Nocardiosis is a rare infection caused by the Nocardia asteroides bacterium. This type of bacteria can be found in the soil and water of regions around the world. People may become infected with this bacteria when they inhale it or when the bacteria enter an open wound. The infection can’t be spread from one person to another.
Microscopic view of Nocardia asteroides
Nocardiosis most commonly occurs in the lungs, but it may spread to other areas of the body, such as the:
Earlier reports estimated the incidence of nocardiosis in the US at 500 to 1000 cases per year. However, due to the increase in the number of immunosuppressed patients during recent decades, the incidence of nocardiosis is also increasing. Nocardiosis has been reported worldwide in all ages and races, and it is 2 to 3 times more common in men than in women. Pulmonary disease is the most frequent clinical presentation (approximately 50% of cases), and most of the infective organisms are from the former Nocardia asteroides complex. Approximately one third of patients with pulmonary nocardiosis will develop disseminated disease. The frequency of Nocardia infections in recipients of solid organ transplants varies between 0.4% and 3%, and the infections have mostly been reported in heart, kidney, liver, and lung transplant recipients. The incidence of nocardiosis is approximately 340-fold higher among bone marrow transplant recipients than in general populations. Primary cutaneous nocardiosis is a rare disease associated with direct inoculation in immunocompetent patients, frequently caused by N. brasiliensis.
Predisposing factors include
High-dose corticosteroid or other immunosuppressive therapy
Underlying pulmonary disease
However, about one half of patients have no preexisting disease or condition.
Nocardiosis is also an opportunistic infection in patients with advanced HIV infection.
The Nocardia spp is found in soil and enters the human body mainly through breathing. The bacteria initially lead to pneumonia, which may cause sepsis or blood poisoning. In this way, the infection may gradually spread to other areas of the body such as skin and brain. The condition is referred to as disseminated Nocardiosis when it occurs in this manner.
Sometimes, the infection may be introduced through a skin lesion, puncture, cut or wound that may occur while working outdoors. This type of skin infection can take various forms and is known as Cutaneous Nocardiosis. Individuals with occupations or hobbies that involve exposure to soil, such as farming, gardening, landscaping and other field works, are more at risk of being affected by this infection.
The symptoms of nocardiosis vary depending on which part of your body is affected.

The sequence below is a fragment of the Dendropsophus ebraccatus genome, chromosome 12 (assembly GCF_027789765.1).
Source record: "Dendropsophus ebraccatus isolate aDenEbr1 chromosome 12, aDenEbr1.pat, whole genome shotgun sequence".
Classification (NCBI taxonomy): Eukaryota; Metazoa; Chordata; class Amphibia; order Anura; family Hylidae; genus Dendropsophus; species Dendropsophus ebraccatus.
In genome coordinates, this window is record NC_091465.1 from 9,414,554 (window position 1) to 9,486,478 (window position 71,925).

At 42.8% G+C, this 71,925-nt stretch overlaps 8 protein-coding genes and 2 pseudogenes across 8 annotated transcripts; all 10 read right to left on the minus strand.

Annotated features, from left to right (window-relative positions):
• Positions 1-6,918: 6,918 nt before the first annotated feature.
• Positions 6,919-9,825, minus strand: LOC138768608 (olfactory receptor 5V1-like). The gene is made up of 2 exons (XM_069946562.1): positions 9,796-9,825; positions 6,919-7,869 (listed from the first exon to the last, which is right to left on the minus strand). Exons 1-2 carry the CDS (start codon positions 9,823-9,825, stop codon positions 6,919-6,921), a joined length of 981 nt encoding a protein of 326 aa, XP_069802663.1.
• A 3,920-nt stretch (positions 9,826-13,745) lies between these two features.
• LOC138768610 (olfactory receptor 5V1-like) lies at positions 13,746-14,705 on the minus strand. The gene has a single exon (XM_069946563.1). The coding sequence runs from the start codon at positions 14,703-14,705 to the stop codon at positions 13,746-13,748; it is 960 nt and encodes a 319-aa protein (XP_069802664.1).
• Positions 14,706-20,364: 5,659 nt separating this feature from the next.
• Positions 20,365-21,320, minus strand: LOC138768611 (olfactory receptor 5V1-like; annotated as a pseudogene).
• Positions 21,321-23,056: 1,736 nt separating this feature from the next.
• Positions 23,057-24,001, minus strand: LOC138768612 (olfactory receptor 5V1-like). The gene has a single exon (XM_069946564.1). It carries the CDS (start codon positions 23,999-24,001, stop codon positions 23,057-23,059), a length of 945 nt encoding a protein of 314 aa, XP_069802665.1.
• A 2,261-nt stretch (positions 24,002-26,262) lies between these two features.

Nocardiosis most commonly occurs in the lungs. If your lungs are infected, you can experience:
When lung infections occur, the infection can spread to the brain. If your central nervous system (brain and spinal cord) is infected, you can experience:
Skin infections can occur when soil containing Nocardia species gets into open wounds or cuts. Farming or gardening without gloves and protective clothing increases the risk of cuts, thorn pricks, or other minor injuries. If your skin is infected, you can develop:
Skin ulcers (shallow wound on the surface of the skin)
Nodules, sometimes draining, with the infection spreading along lymph nodes
What Are the Complications Associated with Nocardiosis?
A number of complications can arise from this infection. These vary depending on the area of the body that has become infected:
A lung infection might lead to scarring or long-term shortness of breath.
A skin infection might lead to disfigurement or scarring.
A brain infection might lead to the loss of certain brain functions.
Diagnosis and test
Your doctor can diagnose this infection by performing various tests that check for the presence of N. asteroides bacteria. These tests may include the following:
A chest X-ray is an imaging test that produces detailed images of the lungs.
A bronchoscopy is a test in which your doctor uses a thin tube with an attached camera to view the lungs.
A brain biopsy is a procedure that involves removing a small sample of abnormal brain tissue.
A lung biopsy is a procedure that involves removing a small sample of abnormal lung tissue.
A skin biopsy is a procedure that involves removing a small sample of abnormal skin cells.
A sputum culture is a procedure that involves taking a small sample of mucus.
Treatment and medications
Nocardia organisms are usually resistant to penicillin. Sulfonamide drugs may be prescribed. However, since most cases respond slowly, treatment with sulfonamide drugs must be continued for several months. Trimethoprim-sulfamethoxazole is often prescribed for immunosuppressed patients. Recurrent infection is common.
Other drugs sometimes prescribed are Imipenem and cilastatin (Primaxin), Meropenem (Merrem IV), Cefotaxime (Claforan), Ceftriaxone (Rocephin) ampicillin, minocycline, and amikacin. Without treatment the disease can be fatal, so proper and prompt diagnosis is essential.
If infection occurs and spreads, surgery may be needed to remove and/or drain the infected areas.
There are no specific ways to prevent infection. People who have weakened immune systems should wear shoes as well as clothing covering the skin, open wounds, and cuts when they are working in the soil. This could prevent skin infections.
People who have an organ transplant might be given antibiotics to prevent bacterial infections. Some studies have shown that this might prevent nocardiosis.
Outbreaks of nocardiosis in hospitals are rare. A few outbreaks have been linked to other patients, healthcare workers, and the release of bacteria in the air during hospital construction work. Hospitals should maintain strong infection control practices to avoid outbreaks of nocardiosis.